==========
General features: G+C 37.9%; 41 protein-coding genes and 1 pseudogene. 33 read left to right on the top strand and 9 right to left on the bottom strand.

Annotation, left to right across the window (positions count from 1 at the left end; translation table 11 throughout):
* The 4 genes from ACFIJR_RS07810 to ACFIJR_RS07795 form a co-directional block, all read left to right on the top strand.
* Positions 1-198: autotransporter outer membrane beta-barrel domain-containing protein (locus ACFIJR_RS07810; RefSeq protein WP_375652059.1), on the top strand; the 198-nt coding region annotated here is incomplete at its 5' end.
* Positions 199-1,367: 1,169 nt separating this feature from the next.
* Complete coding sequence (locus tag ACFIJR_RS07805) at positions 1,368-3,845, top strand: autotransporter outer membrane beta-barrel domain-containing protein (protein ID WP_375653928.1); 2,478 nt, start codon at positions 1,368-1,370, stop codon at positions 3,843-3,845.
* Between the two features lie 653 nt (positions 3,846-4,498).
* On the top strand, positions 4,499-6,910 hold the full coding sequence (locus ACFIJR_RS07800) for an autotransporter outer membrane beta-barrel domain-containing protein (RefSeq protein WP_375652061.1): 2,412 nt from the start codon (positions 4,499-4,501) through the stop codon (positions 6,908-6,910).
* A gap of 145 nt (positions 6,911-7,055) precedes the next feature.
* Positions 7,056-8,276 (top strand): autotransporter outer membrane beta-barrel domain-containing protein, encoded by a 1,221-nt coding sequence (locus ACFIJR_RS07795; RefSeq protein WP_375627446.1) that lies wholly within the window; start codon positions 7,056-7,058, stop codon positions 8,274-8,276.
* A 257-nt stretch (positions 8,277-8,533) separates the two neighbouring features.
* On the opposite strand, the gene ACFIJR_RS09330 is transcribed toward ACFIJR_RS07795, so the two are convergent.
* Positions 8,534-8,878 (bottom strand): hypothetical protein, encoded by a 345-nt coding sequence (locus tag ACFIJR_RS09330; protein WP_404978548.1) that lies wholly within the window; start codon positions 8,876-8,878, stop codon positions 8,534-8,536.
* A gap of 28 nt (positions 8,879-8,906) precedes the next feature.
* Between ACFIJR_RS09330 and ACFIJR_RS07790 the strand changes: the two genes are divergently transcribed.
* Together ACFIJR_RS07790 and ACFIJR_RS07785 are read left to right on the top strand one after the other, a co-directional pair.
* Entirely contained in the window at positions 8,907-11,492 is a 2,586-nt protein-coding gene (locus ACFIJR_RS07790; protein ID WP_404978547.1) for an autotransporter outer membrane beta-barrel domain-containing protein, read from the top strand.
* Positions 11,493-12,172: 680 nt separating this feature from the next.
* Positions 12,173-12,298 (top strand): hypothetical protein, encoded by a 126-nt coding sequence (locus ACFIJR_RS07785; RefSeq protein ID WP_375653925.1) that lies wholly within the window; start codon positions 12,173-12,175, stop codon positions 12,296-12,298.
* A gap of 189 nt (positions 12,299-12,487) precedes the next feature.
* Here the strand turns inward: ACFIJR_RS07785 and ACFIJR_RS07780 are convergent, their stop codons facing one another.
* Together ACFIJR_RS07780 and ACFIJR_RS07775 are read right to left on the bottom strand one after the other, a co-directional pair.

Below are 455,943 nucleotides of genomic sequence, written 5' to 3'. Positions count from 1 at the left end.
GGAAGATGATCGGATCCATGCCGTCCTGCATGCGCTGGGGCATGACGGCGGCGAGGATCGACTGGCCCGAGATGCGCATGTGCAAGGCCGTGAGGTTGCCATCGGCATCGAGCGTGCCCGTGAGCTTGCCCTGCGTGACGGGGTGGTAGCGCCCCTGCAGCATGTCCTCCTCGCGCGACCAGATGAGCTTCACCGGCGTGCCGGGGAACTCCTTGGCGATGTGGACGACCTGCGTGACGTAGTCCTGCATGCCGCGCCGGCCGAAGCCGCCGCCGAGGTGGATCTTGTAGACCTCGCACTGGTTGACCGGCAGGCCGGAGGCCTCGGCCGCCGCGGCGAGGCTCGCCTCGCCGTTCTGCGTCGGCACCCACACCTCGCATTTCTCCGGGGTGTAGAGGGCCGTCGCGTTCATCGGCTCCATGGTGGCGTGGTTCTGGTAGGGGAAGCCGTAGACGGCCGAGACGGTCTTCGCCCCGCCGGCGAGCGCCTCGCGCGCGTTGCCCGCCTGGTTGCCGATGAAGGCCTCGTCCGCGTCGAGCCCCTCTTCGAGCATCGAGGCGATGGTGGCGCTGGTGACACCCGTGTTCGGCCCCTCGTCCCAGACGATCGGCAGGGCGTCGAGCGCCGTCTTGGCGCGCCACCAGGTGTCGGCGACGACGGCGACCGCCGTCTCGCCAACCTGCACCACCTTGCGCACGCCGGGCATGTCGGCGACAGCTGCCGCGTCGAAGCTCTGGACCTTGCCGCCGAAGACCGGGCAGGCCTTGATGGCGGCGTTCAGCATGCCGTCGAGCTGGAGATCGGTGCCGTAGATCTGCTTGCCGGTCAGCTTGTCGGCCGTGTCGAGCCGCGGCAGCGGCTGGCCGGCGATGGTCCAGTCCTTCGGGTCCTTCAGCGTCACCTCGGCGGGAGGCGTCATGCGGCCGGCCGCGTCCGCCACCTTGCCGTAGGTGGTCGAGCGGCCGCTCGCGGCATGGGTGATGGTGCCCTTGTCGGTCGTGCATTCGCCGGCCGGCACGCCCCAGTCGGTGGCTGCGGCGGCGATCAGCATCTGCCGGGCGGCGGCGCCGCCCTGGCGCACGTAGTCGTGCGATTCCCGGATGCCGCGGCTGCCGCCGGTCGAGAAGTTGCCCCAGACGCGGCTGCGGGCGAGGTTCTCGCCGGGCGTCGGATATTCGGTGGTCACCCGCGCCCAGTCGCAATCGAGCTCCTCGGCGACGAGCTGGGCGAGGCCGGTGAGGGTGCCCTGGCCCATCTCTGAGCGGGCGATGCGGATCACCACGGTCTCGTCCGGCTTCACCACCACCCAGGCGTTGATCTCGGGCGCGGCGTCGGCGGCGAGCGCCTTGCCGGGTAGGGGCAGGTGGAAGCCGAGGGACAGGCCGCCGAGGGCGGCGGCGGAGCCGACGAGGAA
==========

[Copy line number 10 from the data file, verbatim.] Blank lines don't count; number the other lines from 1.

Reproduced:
* Positions 7,056-8,276 (top strand): autotransporter outer membrane beta-barrel domain-containing protein, encoded by a 1,221-nt coding sequence (locus ACFIJR_RS07795; RefSeq protein WP_375627446.1) that lies wholly within the window; start codon positions 7,056-7,058, stop codon positions 8,274-8,276.